Acknowledgments: We thank J. Michaud for the Sim1+/− mice; M. J. Kim for the SCE2 hypothalamus picture; J. S. Weissman and S. Qi for the dCas9-VP64 plasmids; B. Huang for the S. aureus sgRNA vector; C. Paillart for assistance with the metabolic profiling; S. K. Matharu and Y. Ahituv for graphic assistance with the figures; and M. T. McManus, P. Devine, and S. H. Ahanger for helpful discussions. Funding: This article was supported in part by grant 1R01DK090382 from the National Institute of Diabetes and Digestive and Kidney Diseases (NIDDK), the UCSF Nutrition Obesity Research Center funded by National Institutes of Health grant P30DK098722, and the UCSF School of Pharmacy 2017 Mary Anne Koda-Kimble Seed Award for Innovation. N.A. is also supported by grants by the National Human Genome Research Institute (NHGRI) and Division of Cancer Prevention, National Cancer Institute grant no. 1R01CA197139, National Institute of Mental Health grant no. 1R01MH109907, National Institute of Child and Human Development 1P01HD084387, and NHGRI grant no. 1UM1HG009408. N.M. was supported in part by the UCSF School of Pharmacy 2017 Mary Anne Koda-Kimble Seed Award for Innovation and the UCSF Catalyst Program. S.R. was supported by the Royal Golden Jubilee Ph.D. Program grant no. PHD/0071/2554. C.V. is also supported by NIDDK grant nos. R01DK106404 and R01 DK60540-09 and Y.W. by the American Diabetes Association Mentor Based Award-7-12-MN-79. A.H. is supported by the National Institute of General Medical Sciences IRACDA award K12GM081266. Author contributions: N.M. and N.A. conceived and designed the study. N.M., S.T., and L.M. carried out the cloning and in vitro studies. N.M., S.R., S.T. and A.B. performed the mouse experiments. N.M. and Y.W. carried out the immunostaining, and N.M. performed the stereotactic surgeries and phenotypic analyses. A.H. and W.L.E. helped in making fig. S1. W.L.E. carried out computational analyses of genomic data; N.M., S.R., and N.A. analyzed the data; C.V. and N.A. provided resources and critical suggestions; and N.M. and N.A. wrote the manuscript. Competing interests: N.A. is an equity holder of, and heads the scientific advisory board for, Encoded Therapeutics, a gene regulation therapeutics company, and N.A. and N.M. are cofounders of Enhancer Therapeutics Inc. N.M. and N.A. are co-inventors on a patent (U.S. Patent US2018017186) submitted by the University of California, San Francisco, that covers gene therapy for haploinsufficiency. Data and materials availability: All RNA-seq data were deposited in NCBI as Bioproject PRJNA438712. All ChIP-seq data were deposited in NCBI as Bioproject PRJNA438723.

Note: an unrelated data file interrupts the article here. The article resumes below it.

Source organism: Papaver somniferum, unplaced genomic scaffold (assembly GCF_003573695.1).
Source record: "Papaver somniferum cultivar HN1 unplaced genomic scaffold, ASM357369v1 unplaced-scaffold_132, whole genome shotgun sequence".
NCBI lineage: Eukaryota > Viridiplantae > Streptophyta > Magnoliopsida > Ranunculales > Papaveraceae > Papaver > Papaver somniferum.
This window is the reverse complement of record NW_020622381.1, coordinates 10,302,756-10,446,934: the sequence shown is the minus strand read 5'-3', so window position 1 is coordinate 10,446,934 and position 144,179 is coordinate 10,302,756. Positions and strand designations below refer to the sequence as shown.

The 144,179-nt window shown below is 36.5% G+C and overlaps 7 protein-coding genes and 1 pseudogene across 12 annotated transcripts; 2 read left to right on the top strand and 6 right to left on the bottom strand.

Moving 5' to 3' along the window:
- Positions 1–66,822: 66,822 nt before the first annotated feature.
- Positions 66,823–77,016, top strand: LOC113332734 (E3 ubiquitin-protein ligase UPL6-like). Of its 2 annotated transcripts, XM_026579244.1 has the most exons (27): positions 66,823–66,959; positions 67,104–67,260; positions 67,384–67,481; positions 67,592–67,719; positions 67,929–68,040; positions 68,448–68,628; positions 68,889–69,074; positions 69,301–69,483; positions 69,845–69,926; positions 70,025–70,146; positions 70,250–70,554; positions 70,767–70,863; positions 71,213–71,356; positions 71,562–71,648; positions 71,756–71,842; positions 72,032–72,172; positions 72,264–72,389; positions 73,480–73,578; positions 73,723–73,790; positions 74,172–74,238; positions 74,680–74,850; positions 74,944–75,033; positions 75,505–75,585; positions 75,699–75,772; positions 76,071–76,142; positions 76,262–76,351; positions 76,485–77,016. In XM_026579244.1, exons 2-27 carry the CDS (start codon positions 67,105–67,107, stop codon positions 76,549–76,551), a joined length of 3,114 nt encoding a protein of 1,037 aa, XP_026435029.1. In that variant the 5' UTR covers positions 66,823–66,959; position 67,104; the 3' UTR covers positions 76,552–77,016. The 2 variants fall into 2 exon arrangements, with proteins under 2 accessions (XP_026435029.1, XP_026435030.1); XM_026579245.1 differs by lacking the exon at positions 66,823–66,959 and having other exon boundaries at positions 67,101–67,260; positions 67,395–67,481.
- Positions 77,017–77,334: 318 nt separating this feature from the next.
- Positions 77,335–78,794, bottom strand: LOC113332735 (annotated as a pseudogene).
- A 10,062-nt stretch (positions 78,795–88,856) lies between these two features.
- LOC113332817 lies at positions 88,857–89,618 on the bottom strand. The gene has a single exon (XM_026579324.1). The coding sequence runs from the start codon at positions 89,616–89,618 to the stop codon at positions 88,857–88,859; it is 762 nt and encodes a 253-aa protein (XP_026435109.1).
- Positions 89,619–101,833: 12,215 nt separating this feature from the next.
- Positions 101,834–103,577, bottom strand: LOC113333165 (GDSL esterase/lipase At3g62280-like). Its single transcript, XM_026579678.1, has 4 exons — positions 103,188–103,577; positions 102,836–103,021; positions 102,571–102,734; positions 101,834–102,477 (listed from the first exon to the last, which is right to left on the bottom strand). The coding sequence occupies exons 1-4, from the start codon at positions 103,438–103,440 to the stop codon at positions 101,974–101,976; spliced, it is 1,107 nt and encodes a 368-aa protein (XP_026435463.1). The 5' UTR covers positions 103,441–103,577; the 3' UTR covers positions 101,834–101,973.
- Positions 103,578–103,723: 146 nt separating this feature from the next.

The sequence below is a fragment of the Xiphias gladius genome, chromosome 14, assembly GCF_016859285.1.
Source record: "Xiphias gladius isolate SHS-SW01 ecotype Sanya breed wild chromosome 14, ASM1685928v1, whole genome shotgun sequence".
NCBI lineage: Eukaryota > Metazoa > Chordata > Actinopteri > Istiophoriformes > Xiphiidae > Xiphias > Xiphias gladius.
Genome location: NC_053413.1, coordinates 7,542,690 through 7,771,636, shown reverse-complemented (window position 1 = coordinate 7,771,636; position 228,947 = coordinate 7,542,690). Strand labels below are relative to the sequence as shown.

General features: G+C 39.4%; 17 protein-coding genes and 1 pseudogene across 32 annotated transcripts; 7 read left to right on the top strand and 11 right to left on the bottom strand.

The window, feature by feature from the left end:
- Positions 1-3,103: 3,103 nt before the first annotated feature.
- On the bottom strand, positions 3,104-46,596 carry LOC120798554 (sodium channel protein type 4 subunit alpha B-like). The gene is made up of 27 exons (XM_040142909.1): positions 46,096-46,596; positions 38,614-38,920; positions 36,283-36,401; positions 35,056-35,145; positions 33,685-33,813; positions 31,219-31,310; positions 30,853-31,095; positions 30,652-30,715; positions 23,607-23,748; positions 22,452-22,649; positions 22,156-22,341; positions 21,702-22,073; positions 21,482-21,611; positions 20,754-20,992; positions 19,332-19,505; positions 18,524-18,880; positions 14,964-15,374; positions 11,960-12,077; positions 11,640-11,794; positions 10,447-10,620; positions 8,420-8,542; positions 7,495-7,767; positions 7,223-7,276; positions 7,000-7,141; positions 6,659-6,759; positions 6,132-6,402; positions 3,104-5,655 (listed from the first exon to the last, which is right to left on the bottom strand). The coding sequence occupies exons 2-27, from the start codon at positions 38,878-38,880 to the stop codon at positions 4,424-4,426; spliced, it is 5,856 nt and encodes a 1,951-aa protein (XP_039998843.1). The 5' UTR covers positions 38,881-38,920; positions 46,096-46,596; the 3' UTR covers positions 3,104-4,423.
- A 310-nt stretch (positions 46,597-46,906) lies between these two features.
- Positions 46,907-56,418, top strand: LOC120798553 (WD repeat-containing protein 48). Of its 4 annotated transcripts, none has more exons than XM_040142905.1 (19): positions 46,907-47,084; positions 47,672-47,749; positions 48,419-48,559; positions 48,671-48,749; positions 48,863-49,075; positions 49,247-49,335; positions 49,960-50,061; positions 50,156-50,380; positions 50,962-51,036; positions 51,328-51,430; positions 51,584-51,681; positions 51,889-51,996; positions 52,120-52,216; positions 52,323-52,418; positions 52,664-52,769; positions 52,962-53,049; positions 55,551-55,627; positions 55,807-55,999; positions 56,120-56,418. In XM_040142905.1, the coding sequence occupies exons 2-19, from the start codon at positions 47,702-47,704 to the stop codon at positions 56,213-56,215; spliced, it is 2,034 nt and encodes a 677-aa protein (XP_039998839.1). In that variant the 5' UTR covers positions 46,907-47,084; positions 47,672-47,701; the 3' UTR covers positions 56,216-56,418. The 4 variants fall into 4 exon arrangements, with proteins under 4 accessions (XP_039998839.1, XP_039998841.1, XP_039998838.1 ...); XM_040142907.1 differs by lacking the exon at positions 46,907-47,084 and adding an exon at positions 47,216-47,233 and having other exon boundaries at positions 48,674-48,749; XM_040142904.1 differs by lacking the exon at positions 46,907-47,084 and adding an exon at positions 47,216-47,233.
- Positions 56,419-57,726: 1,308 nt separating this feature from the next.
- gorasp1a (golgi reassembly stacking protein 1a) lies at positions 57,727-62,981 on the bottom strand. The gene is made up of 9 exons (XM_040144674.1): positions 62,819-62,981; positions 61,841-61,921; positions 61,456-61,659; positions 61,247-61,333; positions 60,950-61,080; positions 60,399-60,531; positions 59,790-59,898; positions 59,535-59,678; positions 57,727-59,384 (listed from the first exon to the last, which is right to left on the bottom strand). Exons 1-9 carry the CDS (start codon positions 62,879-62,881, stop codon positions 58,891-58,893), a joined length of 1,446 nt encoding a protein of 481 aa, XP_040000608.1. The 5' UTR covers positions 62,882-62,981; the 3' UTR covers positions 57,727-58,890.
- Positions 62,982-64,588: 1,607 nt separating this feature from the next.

View Abstract

Stay Connected to Science

Navigate This Article